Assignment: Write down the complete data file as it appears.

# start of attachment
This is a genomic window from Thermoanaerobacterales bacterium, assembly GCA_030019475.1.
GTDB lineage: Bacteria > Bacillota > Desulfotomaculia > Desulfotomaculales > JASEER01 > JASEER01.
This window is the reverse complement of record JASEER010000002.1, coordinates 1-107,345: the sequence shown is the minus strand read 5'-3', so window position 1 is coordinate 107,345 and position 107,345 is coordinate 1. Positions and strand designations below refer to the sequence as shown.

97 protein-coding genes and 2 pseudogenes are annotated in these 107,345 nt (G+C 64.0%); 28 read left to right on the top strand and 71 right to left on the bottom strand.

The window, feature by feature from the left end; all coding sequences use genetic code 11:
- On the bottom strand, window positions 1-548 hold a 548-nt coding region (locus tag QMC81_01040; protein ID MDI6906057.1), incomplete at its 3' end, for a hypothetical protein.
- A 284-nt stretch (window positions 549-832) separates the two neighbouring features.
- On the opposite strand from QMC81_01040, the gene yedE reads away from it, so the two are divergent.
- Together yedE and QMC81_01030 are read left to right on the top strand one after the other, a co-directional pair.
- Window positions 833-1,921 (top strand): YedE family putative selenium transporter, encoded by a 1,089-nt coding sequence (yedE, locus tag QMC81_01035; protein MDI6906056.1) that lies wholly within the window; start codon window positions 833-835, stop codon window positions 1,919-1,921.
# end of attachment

This is a genomic window from Thermoanaerobacterales bacterium, assembly GCA_030019475.1.
GTDB lineage: Bacteria > Bacillota > Desulfotomaculia > Desulfotomaculales > JASEER01 > JASEER01.
This window is the reverse complement of record JASEER010000002.1, coordinates 1-107,345: the sequence shown is the minus strand read 5'-3', so window position 1 is coordinate 107,345 and position 107,345 is coordinate 1. Positions and strand designations below refer to the sequence as shown.

97 protein-coding genes and 2 pseudogenes are annotated in these 107,345 nt (G+C 64.0%); 28 read left to right on the top strand and 71 right to left on the bottom strand.

The window, feature by feature from the left end; all coding sequences use genetic code 11:
- On the bottom strand, window positions 1-548 hold a 548-nt coding region (locus tag QMC81_01040; protein ID MDI6906057.1), incomplete at its 3' end, for a hypothetical protein.
- A 284-nt stretch (window positions 549-832) separates the two neighbouring features.
- On the opposite strand from QMC81_01040, the gene yedE reads away from it, so the two are divergent.
- Together yedE and QMC81_01030 are read left to right on the top strand one after the other, a co-directional pair.
- Window positions 833-1,921 (top strand): YedE family putative selenium transporter, encoded by a 1,089-nt coding sequence (yedE, locus tag QMC81_01035; protein MDI6906056.1) that lies wholly within the window; start codon window positions 833-835, stop codon window positions 1,919-1,921.